“Honestly I think those who wants anyone to be quieter about grief or love have small hearts, that need to grow.
I do think that it’s silly to grieve for one animal while killing so many others—but, it’s never silly to love or grieve as long as it’s about the love, not self-centered. I try to keep my feelings, up, and down, centered on Red, not myself.”
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You were sweet and silly and floppy and loved to sleep and play and greet friends with yelps and wags and it doesn’t feel as if you’re dead, just around the corner, or off in the park, or playing in the stream, and surely I’ll see you soon, later, tomorrow, in 5 minutes.
You were such a buddy. I don’t feel sad, now, but maybe I will again tomorrow. Who knows. I ride this wave as it unfurls. Now I feel glad with your living memory, your death seems to be a thing lit up in life, like 7 pm on a Wednesday evening in the last mountain Spring sunshine.
We would bike across the low bridge, and I’d let you swim across, while I slowly biked/walked across, and you’d come out and shake from your head to your tush, watering the sidewalk and the grass and the trees as you revolved in wet joy.
You’d be laying at my feet, now, but it’s getting dark, and I’d tell you “up!” and get you to go to bed, and I’d come join you in the living room, and we’d get cozy and you’d turn in while I watched basketball, occasionally yelling “wow! Yes!” and you’d sit up suddenly, alert, wondering who I was talking to.
And in the morning I look for you and you’re curled up or splayed out, adorably, unselfconsciously
(impressive, considering how many photos were taken of you—I remember pre-you making fun of pet owners taking so many photos—that superiority faded fast in the face of your in-the-moment-Redfordness)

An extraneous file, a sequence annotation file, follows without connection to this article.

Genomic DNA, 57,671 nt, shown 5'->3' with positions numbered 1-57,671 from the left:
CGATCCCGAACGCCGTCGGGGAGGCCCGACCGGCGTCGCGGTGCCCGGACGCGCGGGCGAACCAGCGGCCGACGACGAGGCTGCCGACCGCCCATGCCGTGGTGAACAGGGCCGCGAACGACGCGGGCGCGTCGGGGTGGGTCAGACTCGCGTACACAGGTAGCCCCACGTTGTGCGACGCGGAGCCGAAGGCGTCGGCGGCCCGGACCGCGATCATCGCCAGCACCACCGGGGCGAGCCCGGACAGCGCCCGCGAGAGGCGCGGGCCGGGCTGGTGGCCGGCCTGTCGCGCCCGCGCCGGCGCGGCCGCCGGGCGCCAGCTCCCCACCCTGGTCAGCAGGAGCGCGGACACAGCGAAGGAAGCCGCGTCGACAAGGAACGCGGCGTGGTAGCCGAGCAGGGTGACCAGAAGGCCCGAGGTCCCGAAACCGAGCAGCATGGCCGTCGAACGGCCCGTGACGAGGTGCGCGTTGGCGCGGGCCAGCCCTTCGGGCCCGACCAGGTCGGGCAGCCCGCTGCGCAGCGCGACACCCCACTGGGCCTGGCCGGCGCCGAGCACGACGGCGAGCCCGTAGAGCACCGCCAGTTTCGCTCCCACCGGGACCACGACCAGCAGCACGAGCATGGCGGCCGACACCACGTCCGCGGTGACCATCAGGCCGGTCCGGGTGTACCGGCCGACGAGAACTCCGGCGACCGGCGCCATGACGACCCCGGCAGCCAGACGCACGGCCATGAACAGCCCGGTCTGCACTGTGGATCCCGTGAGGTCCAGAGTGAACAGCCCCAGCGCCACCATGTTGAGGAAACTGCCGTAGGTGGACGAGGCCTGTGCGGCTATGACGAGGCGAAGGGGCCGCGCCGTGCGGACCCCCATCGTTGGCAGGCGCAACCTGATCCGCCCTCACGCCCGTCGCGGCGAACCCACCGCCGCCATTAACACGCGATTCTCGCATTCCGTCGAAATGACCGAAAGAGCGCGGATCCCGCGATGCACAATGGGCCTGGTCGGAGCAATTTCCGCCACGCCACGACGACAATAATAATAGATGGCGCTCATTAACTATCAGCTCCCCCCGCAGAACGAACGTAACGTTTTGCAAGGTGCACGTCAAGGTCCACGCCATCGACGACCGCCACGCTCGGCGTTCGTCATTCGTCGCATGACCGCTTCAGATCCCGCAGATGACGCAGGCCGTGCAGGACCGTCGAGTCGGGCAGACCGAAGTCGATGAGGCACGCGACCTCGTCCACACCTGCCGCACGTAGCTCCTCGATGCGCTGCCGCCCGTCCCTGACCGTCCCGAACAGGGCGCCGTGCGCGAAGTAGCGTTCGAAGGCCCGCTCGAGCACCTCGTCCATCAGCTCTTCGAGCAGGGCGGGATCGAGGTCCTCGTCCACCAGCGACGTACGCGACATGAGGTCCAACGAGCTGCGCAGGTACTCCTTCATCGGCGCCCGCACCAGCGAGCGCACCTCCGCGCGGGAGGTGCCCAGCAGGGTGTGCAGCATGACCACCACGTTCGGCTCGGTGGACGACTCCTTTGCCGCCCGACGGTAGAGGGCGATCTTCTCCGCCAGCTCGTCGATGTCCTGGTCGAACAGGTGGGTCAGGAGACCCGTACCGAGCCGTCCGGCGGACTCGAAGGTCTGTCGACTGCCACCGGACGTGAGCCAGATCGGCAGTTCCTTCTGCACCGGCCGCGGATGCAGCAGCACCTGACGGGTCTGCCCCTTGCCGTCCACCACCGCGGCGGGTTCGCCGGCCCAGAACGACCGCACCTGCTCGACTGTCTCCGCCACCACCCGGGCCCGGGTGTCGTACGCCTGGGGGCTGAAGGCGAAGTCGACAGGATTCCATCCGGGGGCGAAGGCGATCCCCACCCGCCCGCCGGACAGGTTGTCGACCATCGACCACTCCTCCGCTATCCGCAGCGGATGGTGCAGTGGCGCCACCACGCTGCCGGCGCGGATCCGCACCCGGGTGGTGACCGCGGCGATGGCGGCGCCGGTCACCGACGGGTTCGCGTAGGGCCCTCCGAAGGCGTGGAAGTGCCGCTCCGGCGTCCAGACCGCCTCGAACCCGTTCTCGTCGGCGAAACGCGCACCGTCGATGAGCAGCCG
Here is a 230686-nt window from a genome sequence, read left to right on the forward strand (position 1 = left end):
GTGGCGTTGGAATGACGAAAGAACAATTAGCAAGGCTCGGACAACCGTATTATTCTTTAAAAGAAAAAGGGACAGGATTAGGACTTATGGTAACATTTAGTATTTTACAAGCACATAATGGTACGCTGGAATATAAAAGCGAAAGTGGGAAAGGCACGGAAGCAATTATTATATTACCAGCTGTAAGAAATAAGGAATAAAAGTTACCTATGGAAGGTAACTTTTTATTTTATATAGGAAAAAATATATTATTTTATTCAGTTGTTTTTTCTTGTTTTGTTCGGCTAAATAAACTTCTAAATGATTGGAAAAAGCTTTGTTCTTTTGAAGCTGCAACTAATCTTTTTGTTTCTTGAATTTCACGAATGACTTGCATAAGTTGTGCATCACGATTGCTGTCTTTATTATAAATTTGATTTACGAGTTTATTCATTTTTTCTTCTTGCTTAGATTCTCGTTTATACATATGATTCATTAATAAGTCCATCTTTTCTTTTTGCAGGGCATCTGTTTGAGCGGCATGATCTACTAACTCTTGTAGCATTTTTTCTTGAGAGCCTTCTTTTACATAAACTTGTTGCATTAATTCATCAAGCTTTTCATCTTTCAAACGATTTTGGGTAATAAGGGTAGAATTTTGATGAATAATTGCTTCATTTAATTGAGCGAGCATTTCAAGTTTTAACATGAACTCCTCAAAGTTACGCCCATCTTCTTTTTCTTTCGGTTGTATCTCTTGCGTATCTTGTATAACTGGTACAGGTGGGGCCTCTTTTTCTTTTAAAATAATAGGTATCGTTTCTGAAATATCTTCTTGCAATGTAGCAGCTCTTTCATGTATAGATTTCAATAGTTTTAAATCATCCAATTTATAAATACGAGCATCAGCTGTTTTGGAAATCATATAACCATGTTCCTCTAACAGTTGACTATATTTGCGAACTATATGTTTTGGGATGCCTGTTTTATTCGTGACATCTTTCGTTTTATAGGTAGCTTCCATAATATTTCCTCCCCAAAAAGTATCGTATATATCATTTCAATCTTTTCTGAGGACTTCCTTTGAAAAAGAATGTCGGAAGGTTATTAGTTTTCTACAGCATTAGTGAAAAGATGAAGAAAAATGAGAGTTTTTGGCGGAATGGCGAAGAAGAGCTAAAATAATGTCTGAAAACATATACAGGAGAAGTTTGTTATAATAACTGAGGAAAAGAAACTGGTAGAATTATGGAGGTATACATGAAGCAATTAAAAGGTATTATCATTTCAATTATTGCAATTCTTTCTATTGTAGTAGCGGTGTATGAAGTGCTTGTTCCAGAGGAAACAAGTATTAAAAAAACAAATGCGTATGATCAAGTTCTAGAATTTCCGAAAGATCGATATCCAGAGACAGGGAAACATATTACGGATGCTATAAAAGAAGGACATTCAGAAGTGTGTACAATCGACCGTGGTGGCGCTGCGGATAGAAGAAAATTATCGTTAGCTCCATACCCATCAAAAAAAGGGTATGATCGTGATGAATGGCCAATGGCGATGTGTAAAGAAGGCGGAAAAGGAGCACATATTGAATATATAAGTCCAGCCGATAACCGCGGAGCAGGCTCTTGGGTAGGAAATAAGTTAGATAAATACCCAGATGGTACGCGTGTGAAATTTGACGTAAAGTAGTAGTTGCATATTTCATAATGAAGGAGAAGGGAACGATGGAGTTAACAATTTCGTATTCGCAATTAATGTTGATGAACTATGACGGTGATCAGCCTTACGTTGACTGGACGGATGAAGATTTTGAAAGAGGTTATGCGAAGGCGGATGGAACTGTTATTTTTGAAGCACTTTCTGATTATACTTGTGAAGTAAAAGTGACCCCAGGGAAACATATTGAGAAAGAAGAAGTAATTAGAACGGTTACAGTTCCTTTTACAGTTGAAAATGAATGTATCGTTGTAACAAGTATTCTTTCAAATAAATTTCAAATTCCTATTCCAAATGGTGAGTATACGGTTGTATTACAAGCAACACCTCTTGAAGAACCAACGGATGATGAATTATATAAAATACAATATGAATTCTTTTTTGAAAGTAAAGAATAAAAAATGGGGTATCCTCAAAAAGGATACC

I keep looking for you and you aren’t there. I keep thinking “you were only a dog,” and then I take that thought and pet it, for insecurity deserves warmth, not suppression. Insecurity is the opposite of what love for you gave me and so many of us—love, empathy, caring for a mere dog, a mere “pet”—a love that if fully ripened could heal our world with caring for all sentient beings, our earth, blades of grass—even, hell, one another.
The cherry tree you sat under after your final swim is no longer purple-flowering—your bed is cold, your leashes hang, still. Your food sits in its containers and buckets and cans. Your blankets air out on the fence. Your white hairs still are all over—I dread vacuuming you away. I think of adopting a new little life, I can give a good home to a homeless little being. But I’m only 10 days in, or out,
from your heart struggling your lungs struggling your breath gasping in your furry chest in my desperate hands, me saying, calming but loudly, it’s okay! Red! It’s okay! And holding you and petting you and wondering if this was it.
That was it. And for now I can’t look away from the still lit warm memories of your life.